Rediscovering Positive Emotions
Updated: Jul 2
We can’t underestimate the power of positive emotions in growing our resilience. We need to be experiencing as many as possible when we are facing challenging times. But when we are faced with pressures and demands, or feelings of overwhelm it can be hard to notice and connect with positive emotions. In this blog we help you to find ways of rediscovering positive emotions.
Why positive emotions are important during tough times
Traditionally, psychological research on emotions has been concerned with understanding negative emotions and psychological disorders. But over the last 30 years or so, psychologists have taken more notice of positive emotions, trying to understand what they are and why we have them.
A key researcher in the field of positive psychology, Barbara Fredrickson was researching positive emotions in the aftermath of the 9/11 terror attacks in 2001. At a time when 50-70% of the general public were experiencing symptoms of depression, she found that the people who noticed and experienced more positive emotions, like hope, gratitude, and love, were protected from developing depression.
This, along with other research, highlights the role of positive emotions in generating optimism through difficult times, creating a sense of hope, and confidence that however bad the situation is, it will pass.
Barbara Fredrickson’s Broaden and Build Theory of Emotions describes the evolutionary importance of both positive and negative emotions for survival.
Negative emotions have an immediate survival advantage, protecting us from threat, by stimulating our bodies’ energy reserves and preparing us to fight or flee.
The experience of positive emotions, on the other hand, calms our bodies, stimulating the parasympathetic nervous system and leading to feelings of safety and contentment. At these times we are better able to innovate, to be curious and interested and engage in other activities that make us feel good. From our evolutionary past, this is when our ancestors would have created stone tools or the hunting strategy that we see in cave paintings.
How to rediscover positive emotions
So what can you do to rediscover and hold onto positive emotions during challenging times?
Something as simple as taking a walk in the local park provides a wealth of opportunities to rediscover positive emotions. For example, try noticing and appreciating the small things: the beauty of some wildflowers, the fresh air, and sunshine on your face, exchanging a smile with another walker, hearing music playing through an open window, enjoying the company of your dog or noticing how the wind moves the trees. These small details can act as an antidote to anxiety and worry and bring moments of contentment, gratitude, and joy. Making the most of them is so important. The positive emotions that we get at these times make us feel good and produce a sense of hope, reminding us that however tough and uncertain the times we are experiencing may be, they will pass.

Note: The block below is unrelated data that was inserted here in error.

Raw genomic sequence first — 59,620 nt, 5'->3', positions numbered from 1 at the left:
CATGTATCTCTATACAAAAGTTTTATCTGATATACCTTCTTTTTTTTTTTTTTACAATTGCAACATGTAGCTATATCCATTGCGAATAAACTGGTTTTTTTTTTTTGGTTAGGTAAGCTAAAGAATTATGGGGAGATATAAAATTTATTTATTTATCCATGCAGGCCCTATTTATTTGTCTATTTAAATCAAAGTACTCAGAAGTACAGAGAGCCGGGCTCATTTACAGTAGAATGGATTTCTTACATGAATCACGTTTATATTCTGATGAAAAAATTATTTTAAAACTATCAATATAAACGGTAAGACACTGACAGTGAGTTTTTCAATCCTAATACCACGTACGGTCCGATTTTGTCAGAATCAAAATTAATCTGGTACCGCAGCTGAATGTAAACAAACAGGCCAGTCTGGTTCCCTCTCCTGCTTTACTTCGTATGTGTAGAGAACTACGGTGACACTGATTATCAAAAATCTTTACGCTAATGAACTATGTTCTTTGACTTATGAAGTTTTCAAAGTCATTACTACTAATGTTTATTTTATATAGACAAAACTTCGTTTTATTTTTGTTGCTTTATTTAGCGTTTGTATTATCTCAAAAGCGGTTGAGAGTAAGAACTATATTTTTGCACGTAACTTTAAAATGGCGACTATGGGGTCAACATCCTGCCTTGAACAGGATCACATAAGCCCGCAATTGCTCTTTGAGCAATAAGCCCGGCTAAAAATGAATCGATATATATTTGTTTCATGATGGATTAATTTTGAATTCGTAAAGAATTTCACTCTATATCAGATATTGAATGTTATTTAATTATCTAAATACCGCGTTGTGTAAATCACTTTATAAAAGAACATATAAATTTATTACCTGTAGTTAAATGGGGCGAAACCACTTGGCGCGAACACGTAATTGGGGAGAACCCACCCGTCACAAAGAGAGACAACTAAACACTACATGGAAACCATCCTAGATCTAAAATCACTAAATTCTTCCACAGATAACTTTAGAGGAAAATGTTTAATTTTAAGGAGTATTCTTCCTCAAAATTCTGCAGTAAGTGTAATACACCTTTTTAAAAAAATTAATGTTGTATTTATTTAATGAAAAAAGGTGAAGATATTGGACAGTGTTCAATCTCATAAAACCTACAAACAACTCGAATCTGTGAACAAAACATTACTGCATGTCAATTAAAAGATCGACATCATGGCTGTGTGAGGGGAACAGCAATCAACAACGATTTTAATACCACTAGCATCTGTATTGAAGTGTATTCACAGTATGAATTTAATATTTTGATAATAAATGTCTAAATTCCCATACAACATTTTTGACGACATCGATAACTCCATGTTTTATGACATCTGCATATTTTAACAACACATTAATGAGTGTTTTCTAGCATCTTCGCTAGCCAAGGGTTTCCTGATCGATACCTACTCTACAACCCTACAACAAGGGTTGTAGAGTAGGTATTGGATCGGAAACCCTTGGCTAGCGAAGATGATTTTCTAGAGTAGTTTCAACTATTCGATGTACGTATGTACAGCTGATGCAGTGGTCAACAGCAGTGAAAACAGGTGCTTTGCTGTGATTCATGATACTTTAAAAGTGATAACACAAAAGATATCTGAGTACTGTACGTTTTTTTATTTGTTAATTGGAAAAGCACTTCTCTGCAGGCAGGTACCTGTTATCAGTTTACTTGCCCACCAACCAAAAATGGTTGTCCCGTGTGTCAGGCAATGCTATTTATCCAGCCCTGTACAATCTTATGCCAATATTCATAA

You may also want to try out these other ideas that have been shown to grow positive emotions:
Celebrate what’s right
See if you can notice what is right with the world or in your life at this moment, even if the only positive you can see is that this low moment will pass.
Experience and express gratitude
Try to take a moment to move your focus away from the many challenges you may be facing currently and notice or write down what there is to be grateful for. Expressing gratitude to someone else is also important and has been shown to significantly improve happiness and reduce symptoms of depression.
Open your mind
Try changing your routine, sit in a different chair, take a different route on your walk. There is always something to discover and be interested in.
Be more mindful
Practising mindfulness or just connecting with the present moment opens your mind.
Be kind to others
Random acts of kindness however small, have been shown to grow our positive emotions and they make other people feel good too. There is plenty of opportunity to link into local initiatives aimed at supporting the elderly or those in need.
Connect with friends and family
Take time to savour and reflect on positive experiences together. Make plans for sharing pleasurable activities in the future. Anticipating and looking forward to these
events will help to maintain a sense of hope and excitement.
Write down three good things
Each day try writing down three good things. Perhaps keep a notebook by your bed and end your day with a reflection on what has gone well. Include any of the small things you have noticed and appreciated on a walk, at home, online. It might include funny things that you have heard or watched, or moments of kindness that you have offered to others or received. It might be just having a chat with the person at the supermarket checkout or a neighbour that you haven't seen for a while.
Doing this will help to shift your spotlight of attention to the positive things that are happening, however small. Particularly at times when life feels more difficult, this journal of daily positives will act as a reminder that there are always moments of joy to be had.
And remember that we actually experience more positive emotions than negative, we just aren’t used to noticing them. Our negative emotions are important for self-protection, so they naturally grab our attention more.
So see if you can just start noticing your positive emotions whenever they arise, and as you do this you will start to feel better.
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